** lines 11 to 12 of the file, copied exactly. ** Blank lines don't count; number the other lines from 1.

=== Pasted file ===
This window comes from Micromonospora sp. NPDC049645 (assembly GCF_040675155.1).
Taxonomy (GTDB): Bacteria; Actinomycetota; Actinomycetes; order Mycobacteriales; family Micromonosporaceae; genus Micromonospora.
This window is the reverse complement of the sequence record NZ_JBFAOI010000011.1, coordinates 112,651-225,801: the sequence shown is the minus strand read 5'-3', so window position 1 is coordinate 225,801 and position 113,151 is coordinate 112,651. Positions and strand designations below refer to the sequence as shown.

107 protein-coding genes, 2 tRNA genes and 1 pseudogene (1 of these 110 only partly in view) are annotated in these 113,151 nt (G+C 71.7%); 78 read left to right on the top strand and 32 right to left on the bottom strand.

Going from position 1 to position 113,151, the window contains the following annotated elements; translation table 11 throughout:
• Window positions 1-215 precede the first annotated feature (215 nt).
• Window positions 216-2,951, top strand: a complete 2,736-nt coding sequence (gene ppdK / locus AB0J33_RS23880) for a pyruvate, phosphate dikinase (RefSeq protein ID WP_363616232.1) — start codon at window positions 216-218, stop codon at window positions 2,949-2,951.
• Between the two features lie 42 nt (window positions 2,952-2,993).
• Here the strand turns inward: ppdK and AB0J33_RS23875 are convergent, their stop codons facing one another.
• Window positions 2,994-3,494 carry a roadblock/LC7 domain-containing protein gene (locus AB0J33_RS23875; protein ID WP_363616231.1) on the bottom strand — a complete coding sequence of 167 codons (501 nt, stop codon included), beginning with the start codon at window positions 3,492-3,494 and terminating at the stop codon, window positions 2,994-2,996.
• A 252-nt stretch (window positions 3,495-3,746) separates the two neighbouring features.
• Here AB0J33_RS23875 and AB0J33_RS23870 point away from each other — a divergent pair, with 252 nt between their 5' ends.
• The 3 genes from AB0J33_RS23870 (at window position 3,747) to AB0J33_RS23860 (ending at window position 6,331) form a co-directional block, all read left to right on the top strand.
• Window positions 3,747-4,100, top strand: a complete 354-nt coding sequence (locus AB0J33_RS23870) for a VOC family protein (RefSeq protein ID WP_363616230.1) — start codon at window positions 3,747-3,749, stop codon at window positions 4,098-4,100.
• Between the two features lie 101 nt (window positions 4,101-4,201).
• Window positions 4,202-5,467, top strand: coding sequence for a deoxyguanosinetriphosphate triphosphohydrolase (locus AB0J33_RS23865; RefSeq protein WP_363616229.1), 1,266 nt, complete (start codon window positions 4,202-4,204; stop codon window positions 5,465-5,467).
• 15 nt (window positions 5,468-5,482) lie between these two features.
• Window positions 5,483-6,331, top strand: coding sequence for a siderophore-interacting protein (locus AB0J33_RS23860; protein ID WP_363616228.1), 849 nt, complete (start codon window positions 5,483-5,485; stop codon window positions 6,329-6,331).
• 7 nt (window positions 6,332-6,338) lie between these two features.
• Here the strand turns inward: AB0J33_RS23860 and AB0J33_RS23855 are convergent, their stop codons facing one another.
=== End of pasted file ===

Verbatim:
• A 252-nt stretch (window positions 3,495-3,746) separates the two neighbouring features.
• Here AB0J33_RS23875 and AB0J33_RS23870 point away from each other — a divergent pair, with 252 nt between their 5' ends.